HARRISBURG, Pa. (AP) — Toll increases go into effect on the Pennsylvania Turnpike this weekend, along with a hefty surcharge on drivers who don’t use EZ-Pass, officials are reminding motorists.
The Pennsylvania Turnpike Commission in July approved a 6% increase to begin Sunday for EZ-Pass users, as well for those without passes in the Toll by Plate program. They also approved a 45% surcharge on people whose tolls are assessed by mail based on their license plates.READ MORE: Derek Chauvin Trial: Renewed Calls For Justice Ring Throughout Philadelphia Streets Ahead Of Closing Arguments
Under the Toll by Plate option, high-speed cameras capture license plate images as vehicles pass by, and the registered owner then receives an invoice for trips made through the tolling point. Officials said those receiving a Toll by Plate invoice have the option of opening an E-ZPass account and paying the lower rate.
“This balanced approach allows us to maintain a lower rate for those choosing a payment method that is less costly to administer, while those who choose a pricier payment option absorb those costs,” Mark Compton, the commission’s chief executive officer, said in a statement this week.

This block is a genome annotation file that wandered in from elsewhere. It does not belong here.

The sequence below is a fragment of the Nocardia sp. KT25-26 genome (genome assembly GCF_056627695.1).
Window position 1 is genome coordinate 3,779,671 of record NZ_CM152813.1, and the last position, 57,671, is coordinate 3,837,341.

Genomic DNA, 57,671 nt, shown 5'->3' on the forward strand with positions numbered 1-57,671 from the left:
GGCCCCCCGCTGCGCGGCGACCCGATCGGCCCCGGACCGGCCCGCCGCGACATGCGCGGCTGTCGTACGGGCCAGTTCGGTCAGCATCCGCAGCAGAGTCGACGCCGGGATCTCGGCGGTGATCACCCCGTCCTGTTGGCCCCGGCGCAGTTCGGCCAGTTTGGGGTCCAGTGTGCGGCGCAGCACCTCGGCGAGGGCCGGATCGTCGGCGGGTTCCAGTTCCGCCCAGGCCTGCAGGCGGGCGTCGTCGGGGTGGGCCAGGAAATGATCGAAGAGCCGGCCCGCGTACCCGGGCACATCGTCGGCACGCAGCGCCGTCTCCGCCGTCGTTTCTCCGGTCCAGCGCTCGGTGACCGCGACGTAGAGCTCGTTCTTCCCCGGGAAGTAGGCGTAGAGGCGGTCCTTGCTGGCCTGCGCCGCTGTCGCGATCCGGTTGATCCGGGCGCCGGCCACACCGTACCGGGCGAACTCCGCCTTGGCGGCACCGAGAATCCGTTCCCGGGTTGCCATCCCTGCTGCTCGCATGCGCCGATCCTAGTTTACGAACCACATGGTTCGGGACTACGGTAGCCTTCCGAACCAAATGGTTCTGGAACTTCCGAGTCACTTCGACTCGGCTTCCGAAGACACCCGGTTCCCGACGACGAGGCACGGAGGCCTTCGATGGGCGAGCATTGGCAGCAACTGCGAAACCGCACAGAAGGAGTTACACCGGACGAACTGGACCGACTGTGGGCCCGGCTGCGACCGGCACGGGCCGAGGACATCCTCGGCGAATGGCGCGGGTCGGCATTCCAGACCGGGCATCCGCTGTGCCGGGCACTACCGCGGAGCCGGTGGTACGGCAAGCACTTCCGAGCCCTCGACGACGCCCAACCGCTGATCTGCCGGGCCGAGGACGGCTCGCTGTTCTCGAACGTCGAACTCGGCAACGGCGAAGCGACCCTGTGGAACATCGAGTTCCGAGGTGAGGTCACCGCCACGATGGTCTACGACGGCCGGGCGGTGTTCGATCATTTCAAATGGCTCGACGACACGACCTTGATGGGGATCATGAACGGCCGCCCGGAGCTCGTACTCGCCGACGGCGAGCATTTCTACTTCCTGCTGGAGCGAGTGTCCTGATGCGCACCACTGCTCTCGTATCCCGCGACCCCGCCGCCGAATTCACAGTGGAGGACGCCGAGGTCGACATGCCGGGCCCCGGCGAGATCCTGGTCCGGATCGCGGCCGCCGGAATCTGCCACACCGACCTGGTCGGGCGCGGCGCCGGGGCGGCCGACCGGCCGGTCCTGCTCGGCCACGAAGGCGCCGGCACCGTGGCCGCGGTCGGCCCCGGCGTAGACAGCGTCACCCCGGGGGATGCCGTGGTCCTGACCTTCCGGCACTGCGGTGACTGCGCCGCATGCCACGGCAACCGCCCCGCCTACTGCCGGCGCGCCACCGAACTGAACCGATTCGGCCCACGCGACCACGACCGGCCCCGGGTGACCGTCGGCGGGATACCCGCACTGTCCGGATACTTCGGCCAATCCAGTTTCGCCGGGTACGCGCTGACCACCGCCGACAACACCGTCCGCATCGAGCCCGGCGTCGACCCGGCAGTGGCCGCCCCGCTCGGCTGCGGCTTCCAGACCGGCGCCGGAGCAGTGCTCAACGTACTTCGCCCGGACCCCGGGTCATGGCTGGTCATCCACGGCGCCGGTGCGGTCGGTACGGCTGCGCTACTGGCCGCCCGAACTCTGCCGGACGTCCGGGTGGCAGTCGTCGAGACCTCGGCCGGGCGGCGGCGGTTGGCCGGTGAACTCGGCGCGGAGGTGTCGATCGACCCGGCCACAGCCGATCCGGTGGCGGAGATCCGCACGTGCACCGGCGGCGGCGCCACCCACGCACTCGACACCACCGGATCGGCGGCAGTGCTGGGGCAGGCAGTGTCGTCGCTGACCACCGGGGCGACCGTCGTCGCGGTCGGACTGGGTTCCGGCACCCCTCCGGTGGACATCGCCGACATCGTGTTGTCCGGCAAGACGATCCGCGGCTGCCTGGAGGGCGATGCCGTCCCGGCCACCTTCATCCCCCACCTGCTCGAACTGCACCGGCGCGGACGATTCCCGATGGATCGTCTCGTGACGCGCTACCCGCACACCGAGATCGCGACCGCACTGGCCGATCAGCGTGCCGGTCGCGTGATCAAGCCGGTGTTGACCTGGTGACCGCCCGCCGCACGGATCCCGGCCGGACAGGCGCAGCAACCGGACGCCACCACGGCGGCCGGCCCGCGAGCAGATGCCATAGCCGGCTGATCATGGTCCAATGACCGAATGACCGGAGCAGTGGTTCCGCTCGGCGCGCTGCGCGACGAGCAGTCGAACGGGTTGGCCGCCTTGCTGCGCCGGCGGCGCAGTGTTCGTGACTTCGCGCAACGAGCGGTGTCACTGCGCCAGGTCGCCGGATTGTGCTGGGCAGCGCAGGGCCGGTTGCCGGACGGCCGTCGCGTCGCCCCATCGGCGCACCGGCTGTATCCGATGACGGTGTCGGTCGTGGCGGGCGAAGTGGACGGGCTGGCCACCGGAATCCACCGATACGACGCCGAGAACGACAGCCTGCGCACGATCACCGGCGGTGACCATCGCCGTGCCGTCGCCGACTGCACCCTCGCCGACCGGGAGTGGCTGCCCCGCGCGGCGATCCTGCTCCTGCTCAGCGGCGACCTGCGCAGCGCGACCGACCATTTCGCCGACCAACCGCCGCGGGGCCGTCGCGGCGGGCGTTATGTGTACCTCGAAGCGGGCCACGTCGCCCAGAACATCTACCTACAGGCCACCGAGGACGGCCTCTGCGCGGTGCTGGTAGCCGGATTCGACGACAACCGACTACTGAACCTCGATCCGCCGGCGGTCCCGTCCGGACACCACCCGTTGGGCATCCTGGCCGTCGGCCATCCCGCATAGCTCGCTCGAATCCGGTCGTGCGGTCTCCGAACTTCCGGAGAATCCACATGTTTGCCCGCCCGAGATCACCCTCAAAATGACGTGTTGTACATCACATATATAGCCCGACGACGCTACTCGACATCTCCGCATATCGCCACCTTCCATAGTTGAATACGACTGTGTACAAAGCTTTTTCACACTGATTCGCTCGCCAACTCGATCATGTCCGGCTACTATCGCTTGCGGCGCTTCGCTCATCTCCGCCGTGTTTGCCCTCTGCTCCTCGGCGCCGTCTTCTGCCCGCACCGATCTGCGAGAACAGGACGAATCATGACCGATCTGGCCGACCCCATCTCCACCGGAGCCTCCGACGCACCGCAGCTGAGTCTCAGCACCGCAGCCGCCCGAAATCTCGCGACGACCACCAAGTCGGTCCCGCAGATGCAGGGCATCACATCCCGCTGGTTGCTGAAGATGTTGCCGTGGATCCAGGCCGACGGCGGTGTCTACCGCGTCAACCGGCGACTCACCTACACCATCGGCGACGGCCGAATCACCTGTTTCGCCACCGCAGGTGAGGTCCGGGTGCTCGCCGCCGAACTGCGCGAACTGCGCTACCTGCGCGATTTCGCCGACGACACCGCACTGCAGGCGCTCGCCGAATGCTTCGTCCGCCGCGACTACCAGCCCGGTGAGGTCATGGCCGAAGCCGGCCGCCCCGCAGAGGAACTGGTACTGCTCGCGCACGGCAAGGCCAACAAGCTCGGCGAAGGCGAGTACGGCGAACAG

Such drivers previously paid the same rate as cash users, but cash payments were suspended amid the COVID-19 pandemic as a way to reduce contact between drivers and toll workers. The commission decided in May to keep the cashless system and laid off about 500 people, mostly toll collectors.
Six toll locations won’t see the 45% jump as they served as cashless system pilots and the increases were already in place: Delaware River Bridge at the New Jersey border, Gateway Toll Plaza at the Ohio border, Beaver Valley Expressway on I-376, Greensburg Bypass, Findlay Connector, and Clarks Summit on I-476/Northeastern Extension.
Officials said the changes were primarily spurred by the turnpike’s annual transit payments of $450 million to the Pennsylvania Department of Transportation.READ MORE: Stimulus Check Latest: Is A Fourth Relief Payment Coming?
About 500,000 drivers usually travel on the turnpike’s 550-plus miles of road each day, but traffic plunged as much as 70% as businesses and schools switched to online operations in the spring and commercial traffic was down around 20%, officials said.
Richard Dreher, turnpike chief financial officer, told The Morning Call of Allentown that revenues fell more than $200 million between March 1 and June 6, but noncommercial traffic is now down about 25%, while commercial traffic is back to normal.
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